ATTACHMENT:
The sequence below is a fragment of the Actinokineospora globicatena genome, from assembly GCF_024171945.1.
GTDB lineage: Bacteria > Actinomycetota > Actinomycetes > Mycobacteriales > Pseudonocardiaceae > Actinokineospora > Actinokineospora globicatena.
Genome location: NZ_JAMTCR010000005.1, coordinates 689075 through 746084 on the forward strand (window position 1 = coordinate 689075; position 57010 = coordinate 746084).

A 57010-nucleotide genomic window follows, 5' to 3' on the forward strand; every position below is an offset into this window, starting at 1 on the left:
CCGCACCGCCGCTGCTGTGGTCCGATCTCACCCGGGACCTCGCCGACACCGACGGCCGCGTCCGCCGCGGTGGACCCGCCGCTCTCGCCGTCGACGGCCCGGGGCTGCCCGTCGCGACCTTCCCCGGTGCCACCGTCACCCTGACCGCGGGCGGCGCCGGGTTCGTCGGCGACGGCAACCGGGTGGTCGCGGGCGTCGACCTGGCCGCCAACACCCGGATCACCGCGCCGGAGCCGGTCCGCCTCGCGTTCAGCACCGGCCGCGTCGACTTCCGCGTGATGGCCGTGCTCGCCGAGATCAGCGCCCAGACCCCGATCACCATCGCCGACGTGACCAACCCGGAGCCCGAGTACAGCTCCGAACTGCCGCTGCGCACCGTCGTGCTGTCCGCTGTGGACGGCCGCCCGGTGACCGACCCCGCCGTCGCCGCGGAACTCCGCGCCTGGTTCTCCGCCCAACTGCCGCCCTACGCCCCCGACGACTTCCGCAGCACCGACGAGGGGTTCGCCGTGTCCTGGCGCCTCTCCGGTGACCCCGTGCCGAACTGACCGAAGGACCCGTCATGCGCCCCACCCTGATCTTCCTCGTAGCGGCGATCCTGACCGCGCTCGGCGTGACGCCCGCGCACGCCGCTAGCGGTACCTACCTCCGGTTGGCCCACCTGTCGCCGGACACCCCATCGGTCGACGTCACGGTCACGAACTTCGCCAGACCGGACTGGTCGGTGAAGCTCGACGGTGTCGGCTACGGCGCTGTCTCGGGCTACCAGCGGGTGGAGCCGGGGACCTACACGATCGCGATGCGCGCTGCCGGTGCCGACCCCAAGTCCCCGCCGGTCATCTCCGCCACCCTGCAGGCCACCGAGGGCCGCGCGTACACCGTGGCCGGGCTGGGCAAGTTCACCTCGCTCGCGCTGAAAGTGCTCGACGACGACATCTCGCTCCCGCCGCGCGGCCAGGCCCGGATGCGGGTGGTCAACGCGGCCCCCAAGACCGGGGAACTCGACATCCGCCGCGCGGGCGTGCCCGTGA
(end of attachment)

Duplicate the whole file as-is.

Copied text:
The sequence below is a fragment of the Actinokineospora globicatena genome, from assembly GCF_024171945.1.
GTDB lineage: Bacteria > Actinomycetota > Actinomycetes > Mycobacteriales > Pseudonocardiaceae > Actinokineospora > Actinokineospora globicatena.
Genome location: NZ_JAMTCR010000005.1, coordinates 689075 through 746084 on the forward strand (window position 1 = coordinate 689075; position 57010 = coordinate 746084).

A 57010-nucleotide genomic window follows, 5' to 3' on the forward strand; every position below is an offset into this window, starting at 1 on the left:
CCGCACCGCCGCTGCTGTGGTCCGATCTCACCCGGGACCTCGCCGACACCGACGGCCGCGTCCGCCGCGGTGGACCCGCCGCTCTCGCCGTCGACGGCCCGGGGCTGCCCGTCGCGACCTTCCCCGGTGCCACCGTCACCCTGACCGCGGGCGGCGCCGGGTTCGTCGGCGACGGCAACCGGGTGGTCGCGGGCGTCGACCTGGCCGCCAACACCCGGATCACCGCGCCGGAGCCGGTCCGCCTCGCGTTCAGCACCGGCCGCGTCGACTTCCGCGTGATGGCCGTGCTCGCCGAGATCAGCGCCCAGACCCCGATCACCATCGCCGACGTGACCAACCCGGAGCCCGAGTACAGCTCCGAACTGCCGCTGCGCACCGTCGTGCTGTCCGCTGTGGACGGCCGCCCGGTGACCGACCCCGCCGTCGCCGCGGAACTCCGCGCCTGGTTCTCCGCCCAACTGCCGCCCTACGCCCCCGACGACTTCCGCAGCACCGACGAGGGGTTCGCCGTGTCCTGGCGCCTCTCCGGTGACCCCGTGCCGAACTGACCGAAGGACCCGTCATGCGCCCCACCCTGATCTTCCTCGTAGCGGCGATCCTGACCGCGCTCGGCGTGACGCCCGCGCACGCCGCTAGCGGTACCTACCTCCGGTTGGCCCACCTGTCGCCGGACACCCCATCGGTCGACGTCACGGTCACGAACTTCGCCAGACCGGACTGGTCGGTGAAGCTCGACGGTGTCGGCTACGGCGCTGTCTCGGGCTACCAGCGGGTGGAGCCGGGGACCTACACGATCGCGATGCGCGCTGCCGGTGCCGACCCCAAGTCCCCGCCGGTCATCTCCGCCACCCTGCAGGCCACCGAGGGCCGCGCGTACACCGTGGCCGGGCTGGGCAAGTTCACCTCGCTCGCGCTGAAAGTGCTCGACGACGACATCTCGCTCCCGCCGCGCGGCCAGGCCCGGATGCGGGTGGTCAACGCGGCCCCCAAGACCGGGGAACTCGACATCCGCCGCGCGGGCGTGCCCGTGA